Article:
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10th annual Community Clean-Up Day: April 27

“Two hands, two hours” can impact community life and economic development

by Katie Arvia

LANSING, Ill. (April 5, 2019) – On the last Saturday of April, Lansing residents will come together to participate in the village’s annual Community Clean-Up Day. The event, celebrating its tenth year, focuses not only on beautifying our town, but also on promoting camaraderie.

Village Clerk Vivian Payne said that two major goals of Community Clean-Up Day are “picking up as much garbage as we can and getting all of the different organizations together afterwards.” Last year, more than 300 volunteers from different churches, businesses, schools, and Scout programs participated.

Last year, for the second year in a row, the Southtowne Stallions—a youth football and cheer program—cleaned up Erfert Park. Pictured are: Brandon Terry Jr., Fred Ridley III, Trenton Walker, Brandi Terry, Brandon Terry, Fred Ridley Jr., and Travaughn Howse. (Photo: Melanie Jongsma)

Spring inspiration

Inspiration for Community Clean-Up Day came to Payne while she was driving around Lansing. “After the winter, it’s pretty obvious how much garbage is out there, and it doesn’t get cleaned up during the wintertime,” she said. “When I started working for Mayor Abbott, I thought it would be a great event to bring people together.”

A good impression

Unfortunately, there are several areas around town that seem to suffer more than others in terms of littering. The worst offenders, according to Payne, are around railroad tracks, the old K-mart location, and the Torrence Avenue overpass.

“Even though that’s IDOT’s property, they rarely send IDOT personnel out there to clean it up,” Payne said regarding the overpass. “We make it a point to clean it ourselves just because it’s where everybody gets off and that’s their first impression of Lansing.”

In fact, the village cleans the area several times throughout the year; Public Works volunteers assist in the process. The goal is to encourage residents and commuters alike to keep the streets free of trash.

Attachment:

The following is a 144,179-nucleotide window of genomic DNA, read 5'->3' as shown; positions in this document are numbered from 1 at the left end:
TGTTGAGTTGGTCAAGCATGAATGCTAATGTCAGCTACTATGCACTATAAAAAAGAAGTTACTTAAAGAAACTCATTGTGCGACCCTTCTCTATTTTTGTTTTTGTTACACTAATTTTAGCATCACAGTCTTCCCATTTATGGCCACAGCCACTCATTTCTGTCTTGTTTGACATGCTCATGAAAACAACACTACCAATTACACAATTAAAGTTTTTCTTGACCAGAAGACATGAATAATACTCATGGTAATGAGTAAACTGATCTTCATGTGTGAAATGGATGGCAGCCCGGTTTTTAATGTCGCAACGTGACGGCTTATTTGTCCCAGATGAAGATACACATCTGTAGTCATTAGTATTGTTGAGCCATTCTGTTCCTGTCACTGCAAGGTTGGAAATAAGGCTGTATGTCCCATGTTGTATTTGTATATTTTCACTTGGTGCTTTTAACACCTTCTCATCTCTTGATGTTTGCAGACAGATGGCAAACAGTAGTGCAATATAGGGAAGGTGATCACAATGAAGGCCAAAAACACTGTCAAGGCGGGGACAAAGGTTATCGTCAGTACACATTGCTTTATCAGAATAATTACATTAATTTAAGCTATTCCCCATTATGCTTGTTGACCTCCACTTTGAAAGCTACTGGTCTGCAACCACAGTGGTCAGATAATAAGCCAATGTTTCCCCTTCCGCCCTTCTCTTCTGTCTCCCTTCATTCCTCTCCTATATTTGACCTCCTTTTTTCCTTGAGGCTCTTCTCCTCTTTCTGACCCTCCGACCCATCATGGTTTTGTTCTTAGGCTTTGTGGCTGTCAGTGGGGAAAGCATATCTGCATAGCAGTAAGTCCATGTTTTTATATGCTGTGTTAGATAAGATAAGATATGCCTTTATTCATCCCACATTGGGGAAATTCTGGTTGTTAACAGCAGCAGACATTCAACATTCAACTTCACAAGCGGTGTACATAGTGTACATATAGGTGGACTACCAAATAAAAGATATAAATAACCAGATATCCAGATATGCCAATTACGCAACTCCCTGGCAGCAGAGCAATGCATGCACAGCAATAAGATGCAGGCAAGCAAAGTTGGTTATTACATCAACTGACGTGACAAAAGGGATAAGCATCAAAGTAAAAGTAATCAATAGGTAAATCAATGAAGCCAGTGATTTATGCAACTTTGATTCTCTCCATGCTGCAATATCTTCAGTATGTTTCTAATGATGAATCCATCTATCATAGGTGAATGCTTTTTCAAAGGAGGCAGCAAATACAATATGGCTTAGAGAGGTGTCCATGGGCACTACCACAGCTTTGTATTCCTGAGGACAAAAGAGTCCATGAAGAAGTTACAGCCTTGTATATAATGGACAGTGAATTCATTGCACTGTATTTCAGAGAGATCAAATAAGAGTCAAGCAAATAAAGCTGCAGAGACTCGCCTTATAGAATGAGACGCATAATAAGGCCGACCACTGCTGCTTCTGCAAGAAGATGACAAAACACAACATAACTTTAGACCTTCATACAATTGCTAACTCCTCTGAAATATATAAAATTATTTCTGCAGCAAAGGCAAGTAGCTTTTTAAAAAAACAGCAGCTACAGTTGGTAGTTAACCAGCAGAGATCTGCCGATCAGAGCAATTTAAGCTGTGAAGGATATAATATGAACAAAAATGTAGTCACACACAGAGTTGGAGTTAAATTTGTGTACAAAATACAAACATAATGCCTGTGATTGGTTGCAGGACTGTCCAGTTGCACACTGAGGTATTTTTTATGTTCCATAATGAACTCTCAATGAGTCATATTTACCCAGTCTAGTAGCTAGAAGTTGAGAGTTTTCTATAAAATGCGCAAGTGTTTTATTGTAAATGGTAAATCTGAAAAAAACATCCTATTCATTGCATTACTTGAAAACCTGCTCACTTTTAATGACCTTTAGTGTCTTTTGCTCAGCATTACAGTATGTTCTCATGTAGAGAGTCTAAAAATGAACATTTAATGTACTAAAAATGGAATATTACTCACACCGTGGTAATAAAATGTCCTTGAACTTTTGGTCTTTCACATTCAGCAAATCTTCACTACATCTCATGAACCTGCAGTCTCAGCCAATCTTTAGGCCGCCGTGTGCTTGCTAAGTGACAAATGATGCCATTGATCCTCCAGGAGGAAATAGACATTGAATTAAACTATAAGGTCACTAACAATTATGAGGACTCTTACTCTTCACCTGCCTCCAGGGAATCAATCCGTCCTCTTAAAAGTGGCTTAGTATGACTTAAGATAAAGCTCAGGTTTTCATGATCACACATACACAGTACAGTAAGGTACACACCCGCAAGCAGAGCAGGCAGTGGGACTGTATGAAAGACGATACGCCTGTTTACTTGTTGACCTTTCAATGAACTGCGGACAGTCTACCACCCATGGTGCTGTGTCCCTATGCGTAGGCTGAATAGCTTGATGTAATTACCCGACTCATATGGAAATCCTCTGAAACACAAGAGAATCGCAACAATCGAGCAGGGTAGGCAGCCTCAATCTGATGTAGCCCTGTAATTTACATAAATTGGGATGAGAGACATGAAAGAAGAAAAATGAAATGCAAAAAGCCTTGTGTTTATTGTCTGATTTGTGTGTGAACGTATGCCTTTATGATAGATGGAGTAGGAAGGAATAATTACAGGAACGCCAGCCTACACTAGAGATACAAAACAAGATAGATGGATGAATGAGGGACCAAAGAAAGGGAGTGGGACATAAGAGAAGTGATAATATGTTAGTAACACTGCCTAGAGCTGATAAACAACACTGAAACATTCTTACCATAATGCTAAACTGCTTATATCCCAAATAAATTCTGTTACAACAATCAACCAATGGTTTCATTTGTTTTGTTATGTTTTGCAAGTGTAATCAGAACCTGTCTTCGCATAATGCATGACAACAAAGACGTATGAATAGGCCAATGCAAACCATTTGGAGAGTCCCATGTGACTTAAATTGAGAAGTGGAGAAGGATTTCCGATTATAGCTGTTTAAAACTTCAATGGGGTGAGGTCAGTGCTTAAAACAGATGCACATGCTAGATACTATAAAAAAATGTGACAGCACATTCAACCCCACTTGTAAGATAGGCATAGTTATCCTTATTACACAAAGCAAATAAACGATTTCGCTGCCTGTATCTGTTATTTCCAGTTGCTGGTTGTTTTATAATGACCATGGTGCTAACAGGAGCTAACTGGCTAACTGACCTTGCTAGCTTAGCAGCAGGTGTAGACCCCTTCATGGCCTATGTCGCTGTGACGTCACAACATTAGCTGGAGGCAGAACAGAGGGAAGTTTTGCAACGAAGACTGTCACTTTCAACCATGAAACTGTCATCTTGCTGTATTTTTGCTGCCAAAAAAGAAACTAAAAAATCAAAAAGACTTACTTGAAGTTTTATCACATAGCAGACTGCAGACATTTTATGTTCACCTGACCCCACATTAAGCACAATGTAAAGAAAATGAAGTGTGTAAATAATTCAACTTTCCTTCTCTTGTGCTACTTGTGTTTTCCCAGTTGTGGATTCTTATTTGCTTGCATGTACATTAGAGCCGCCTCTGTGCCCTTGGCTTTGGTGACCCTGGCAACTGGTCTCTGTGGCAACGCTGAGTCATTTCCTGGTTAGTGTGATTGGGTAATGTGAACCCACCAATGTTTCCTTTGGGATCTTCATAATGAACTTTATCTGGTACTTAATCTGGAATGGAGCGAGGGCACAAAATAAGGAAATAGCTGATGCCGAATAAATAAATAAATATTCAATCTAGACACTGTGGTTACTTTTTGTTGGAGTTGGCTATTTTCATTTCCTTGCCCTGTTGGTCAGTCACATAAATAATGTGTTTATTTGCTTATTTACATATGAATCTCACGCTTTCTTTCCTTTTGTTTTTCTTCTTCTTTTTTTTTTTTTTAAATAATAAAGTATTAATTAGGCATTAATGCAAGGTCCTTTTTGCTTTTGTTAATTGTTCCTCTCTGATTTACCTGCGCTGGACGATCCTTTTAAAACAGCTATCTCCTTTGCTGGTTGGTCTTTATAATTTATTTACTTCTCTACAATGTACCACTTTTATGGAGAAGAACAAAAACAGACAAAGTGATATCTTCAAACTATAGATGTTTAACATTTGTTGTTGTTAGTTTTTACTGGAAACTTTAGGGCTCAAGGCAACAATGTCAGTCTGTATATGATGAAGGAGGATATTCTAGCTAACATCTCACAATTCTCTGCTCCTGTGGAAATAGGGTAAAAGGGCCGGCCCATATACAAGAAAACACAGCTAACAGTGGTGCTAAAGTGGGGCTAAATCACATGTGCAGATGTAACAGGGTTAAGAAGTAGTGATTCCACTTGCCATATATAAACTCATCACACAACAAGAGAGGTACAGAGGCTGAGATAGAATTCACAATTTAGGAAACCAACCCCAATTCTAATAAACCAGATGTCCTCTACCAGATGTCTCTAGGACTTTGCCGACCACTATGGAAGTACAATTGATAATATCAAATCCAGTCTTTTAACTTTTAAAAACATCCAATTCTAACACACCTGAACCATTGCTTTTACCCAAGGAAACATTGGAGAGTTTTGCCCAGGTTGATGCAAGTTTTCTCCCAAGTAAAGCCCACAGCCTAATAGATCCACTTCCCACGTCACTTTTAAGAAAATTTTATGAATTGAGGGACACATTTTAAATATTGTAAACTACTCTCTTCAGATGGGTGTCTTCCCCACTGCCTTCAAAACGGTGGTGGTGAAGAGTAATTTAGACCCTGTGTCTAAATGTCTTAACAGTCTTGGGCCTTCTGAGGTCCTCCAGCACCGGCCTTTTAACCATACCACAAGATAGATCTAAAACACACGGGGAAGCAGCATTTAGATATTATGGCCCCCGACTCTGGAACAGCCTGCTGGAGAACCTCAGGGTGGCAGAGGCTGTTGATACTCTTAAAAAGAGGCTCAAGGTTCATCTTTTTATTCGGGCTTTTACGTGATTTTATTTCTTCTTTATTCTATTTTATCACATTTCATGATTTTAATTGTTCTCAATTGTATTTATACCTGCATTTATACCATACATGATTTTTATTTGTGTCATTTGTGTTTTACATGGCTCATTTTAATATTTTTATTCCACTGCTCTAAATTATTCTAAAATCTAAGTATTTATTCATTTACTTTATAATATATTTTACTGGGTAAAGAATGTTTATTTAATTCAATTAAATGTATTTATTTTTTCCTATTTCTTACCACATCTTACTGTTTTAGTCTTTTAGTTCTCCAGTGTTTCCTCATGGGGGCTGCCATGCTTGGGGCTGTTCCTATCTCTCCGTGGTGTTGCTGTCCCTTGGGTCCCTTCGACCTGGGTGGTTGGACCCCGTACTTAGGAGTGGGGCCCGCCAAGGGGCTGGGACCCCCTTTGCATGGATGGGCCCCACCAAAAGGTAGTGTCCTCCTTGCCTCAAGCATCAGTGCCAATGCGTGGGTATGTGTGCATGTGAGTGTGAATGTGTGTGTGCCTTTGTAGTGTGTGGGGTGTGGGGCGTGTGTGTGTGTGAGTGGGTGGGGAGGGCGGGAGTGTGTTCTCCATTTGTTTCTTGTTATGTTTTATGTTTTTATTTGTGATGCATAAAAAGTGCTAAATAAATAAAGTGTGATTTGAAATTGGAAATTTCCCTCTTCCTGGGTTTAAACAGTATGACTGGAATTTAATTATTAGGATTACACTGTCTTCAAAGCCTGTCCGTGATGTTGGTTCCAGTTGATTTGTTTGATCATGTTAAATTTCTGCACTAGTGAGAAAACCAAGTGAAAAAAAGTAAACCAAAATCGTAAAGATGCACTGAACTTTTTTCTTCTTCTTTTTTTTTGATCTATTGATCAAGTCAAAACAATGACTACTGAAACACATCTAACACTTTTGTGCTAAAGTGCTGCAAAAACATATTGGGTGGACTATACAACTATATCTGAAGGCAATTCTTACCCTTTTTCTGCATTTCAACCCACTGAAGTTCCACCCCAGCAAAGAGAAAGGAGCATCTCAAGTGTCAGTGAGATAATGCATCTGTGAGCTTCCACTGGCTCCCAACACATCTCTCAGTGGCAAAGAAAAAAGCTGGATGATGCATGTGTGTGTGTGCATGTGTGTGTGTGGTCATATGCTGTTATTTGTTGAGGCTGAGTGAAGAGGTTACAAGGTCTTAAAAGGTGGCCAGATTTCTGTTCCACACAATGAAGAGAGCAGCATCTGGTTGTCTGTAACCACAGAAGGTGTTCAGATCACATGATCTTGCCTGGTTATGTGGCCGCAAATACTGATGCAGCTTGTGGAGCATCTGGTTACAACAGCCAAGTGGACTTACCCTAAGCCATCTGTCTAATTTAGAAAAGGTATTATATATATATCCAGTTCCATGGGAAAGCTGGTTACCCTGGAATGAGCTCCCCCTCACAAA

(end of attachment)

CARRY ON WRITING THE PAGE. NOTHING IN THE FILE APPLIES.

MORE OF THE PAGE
Before and after photos from a spontaneous clean-up effort last April. (Photo: Village of Lansing)

“When you’re driving through a community that’s clean, you’re going to think twice about throwing something out the window,” Payne explained.

Attracting new businesses and residents

Not only do these efforts keep our streets clean, they also attract potential new business developers or families. Payne said that a clean community is one of the things developers look for when investing their time and money. As for families, cleanliness is a top priority, among good schools and low crime rates.

“When folks are driving around, looking to possibly purchase a home in Lansing, that’s obviously one of the things they look at,” Payne said. “They’re going to look at how clean a community is.”

“Two hands, two hours”

This year, the village is using a new slogan to help promote Community Clean-Up Day: “Two Hands, Two Hours.” As the name indicates, the clean-up has always been a two-hour effort. And, as Payne said, “It just take two hands and two hours to make a difference in the community.”

The day will begin at the Village Municipal Center, where volunteers will pick up garbage bags and lunch tickets. (Volunteers will be treated to a free barbecue luncheon after the clean-up, sponsored by the village.) After picking up supplies, volunteers meet their teams at their pre-assigned clean-up locations and get to work. The clean-up is strategically timed to coincide with another one of Lansing’s community-wide traditions: the Good Neighbor Day Parade.

“We do it the last Saturday in April, so it’s right before the Good Neighbor Day Parade,” Payne explained. “The thought was to get the town cleaned right before the parade.”

April 27

Community Clean-Up Day 2019 will take place on April 27, from 10:00am– 12:00 noon. Volunteer information and sign-ups can be found on the village’s website, under the Clerk’s tab. Interested parties may also contact Vivian Payne directly at 708-895-7207 or at [email protected].

Katie Arvia
Katie Arvia
Katie is a lifelong Lansing native who currently works full-time in marketing while also freelance reporting for The Lansing Journal. In 2015, she graduated with high honors from Saint Xavier University in Chicago with a BA in English, and she plans to pursue a Master's degree in the near future. Her favorite Lansing Journal assignments include coverage of TF South High School's walkout ("Demonstrating the possibilities") and her St. Patrick's Day interview with her grandma ("St. Patrick's Day traditions: reflections of an Irish granddaughter").
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